Rowan Williams: 'Inequality generates violence'

Published 12 May 2014  |  
(Photo: Keith Blundy)

Dr Rowan Williams has branded inequality as one of the main causes of violence, and called for the redistribution of power in countries beset by conflict.

Speaking at a parliamentary lecture on Friday evening, the former Archbishop of Canterbury argued that "inequalities...are so often generators of other sorts of violence".

"Inequalities of power, in the form of radically unequal levels of access to decision-making, process of law, education and civic freedoms, are often described as forms of 'structural' violence," he noted.

"The truth is that poverty and a sense of powerlessness are regularly among the major drivers of violence; while violence in turn is a major driver of poverty. So what we must do is recognise the vicious circle here, and ask where and how we break it."

Lord Williams recently took up Christian Aid's 'Live Below the Line' challenge to stand in solidarity with the 1.2 billion people around the world who survive on less than £1 a day; a feat he described as "impossible".

"Every moment I was conscious I could walk away from this but what about all the people who can't walk away?" he said of the unenviable task.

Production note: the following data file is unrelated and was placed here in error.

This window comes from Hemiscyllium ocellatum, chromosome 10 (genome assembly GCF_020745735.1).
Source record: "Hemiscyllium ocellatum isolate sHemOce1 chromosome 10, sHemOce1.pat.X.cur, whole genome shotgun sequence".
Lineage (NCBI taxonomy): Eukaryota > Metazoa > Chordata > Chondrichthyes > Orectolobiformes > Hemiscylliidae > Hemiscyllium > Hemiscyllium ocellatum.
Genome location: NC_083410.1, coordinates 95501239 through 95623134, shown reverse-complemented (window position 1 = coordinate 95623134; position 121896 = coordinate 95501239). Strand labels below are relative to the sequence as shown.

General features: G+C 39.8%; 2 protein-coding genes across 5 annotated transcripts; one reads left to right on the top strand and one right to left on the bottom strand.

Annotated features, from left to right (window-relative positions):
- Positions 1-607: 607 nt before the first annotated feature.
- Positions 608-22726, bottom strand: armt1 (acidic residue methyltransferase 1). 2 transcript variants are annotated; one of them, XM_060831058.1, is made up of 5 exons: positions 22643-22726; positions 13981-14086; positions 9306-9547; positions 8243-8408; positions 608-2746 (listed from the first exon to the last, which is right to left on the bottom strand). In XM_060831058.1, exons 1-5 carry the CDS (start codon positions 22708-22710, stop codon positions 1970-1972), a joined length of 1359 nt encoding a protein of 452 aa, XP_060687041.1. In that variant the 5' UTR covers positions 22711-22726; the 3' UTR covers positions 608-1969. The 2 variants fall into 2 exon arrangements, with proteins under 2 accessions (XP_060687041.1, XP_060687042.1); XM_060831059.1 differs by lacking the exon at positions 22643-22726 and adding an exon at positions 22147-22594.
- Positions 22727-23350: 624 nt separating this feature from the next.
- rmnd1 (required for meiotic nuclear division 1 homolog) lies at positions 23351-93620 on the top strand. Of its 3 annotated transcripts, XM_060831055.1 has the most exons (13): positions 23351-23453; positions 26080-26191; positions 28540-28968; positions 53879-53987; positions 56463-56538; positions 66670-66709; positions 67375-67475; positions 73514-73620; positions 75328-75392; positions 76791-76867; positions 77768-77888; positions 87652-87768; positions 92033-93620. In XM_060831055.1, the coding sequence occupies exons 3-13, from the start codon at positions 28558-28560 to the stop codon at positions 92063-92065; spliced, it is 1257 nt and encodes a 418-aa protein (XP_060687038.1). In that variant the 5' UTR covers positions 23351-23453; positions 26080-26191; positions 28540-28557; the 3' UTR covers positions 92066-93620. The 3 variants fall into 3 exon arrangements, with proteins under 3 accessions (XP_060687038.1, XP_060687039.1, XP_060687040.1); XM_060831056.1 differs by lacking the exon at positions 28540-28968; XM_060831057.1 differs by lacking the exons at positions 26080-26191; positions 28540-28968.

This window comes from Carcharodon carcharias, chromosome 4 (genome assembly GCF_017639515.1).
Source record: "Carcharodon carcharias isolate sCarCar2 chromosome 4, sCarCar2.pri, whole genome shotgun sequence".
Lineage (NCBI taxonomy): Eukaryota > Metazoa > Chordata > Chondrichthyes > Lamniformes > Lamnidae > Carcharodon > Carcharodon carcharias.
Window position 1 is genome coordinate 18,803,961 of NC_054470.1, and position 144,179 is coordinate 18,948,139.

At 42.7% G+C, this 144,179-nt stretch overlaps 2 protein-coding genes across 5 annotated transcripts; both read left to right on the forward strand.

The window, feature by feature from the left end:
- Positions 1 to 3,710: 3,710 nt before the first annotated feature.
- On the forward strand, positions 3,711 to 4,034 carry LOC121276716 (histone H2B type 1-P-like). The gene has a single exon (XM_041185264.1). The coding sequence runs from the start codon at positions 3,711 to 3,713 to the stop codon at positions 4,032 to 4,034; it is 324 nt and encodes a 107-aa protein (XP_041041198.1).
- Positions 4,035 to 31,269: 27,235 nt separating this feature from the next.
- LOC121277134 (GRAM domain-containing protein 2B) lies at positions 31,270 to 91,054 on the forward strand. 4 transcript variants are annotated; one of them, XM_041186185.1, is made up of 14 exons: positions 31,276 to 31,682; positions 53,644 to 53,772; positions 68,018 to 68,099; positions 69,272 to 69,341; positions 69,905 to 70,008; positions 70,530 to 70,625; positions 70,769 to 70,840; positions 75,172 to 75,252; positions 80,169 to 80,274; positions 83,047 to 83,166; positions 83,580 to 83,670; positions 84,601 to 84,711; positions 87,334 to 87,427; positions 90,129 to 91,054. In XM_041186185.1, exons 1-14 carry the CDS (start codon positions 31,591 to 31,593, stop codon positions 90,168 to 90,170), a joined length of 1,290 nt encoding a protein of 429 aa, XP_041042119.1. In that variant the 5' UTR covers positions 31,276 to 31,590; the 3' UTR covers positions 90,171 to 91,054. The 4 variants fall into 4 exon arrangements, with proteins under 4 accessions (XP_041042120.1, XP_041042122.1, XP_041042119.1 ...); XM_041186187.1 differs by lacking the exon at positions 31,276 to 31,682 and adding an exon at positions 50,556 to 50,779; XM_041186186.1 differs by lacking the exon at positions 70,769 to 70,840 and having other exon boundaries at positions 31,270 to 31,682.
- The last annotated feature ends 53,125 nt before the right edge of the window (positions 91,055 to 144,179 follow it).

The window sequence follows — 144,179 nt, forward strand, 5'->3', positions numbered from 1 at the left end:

On Friday, he was keen to assert that women are often those who suffer most in conflict-ridden countries, and that patriarchal structures must be remodelled if true equality is to be established.

"The prevalence of violence and discrimination against women in so many situations of conflict or deprivation or both...robs half the human race of its freedom to nurture, educate and develop its own capacity and that of the next generation," Williams declared to a packed room.

"If – as all experience currently suggests – women are likely to be the key agents in health care, nutritional education, micro-finance operations and the rehabilitation and care of the traumatised...gender-based violence clearly becomes not simply a question of unacceptable individual behaviour but a matter of intense social damage."

Williams furthered this comment by referring to "the dehumanising treatment of women" as a result of the attempt of "economically or socially disempowered males to assert authority".

"It signals a contempt towards what women do to sustain social goods; it limits or even destroys an immensely significant capacity for transmitting to a new generation the values and possibilities of human culture," he added.

To combat these inequalities, both power and wealth must be redistributed, which poses a "deep" question for the Church, Williams said. He also shared the importance of giving women an "audible worldwide voice", and working to transform ingrained attitudes that disempower and abuse women.

It is not "a matter of rectifying some small malfunctions in a male-dominated system," he concluded.

Christian Aid Week is running from May 11 to May 17, and is this year raising funds for communities and countries suffering under violence. For more information on how to get involved, click here.

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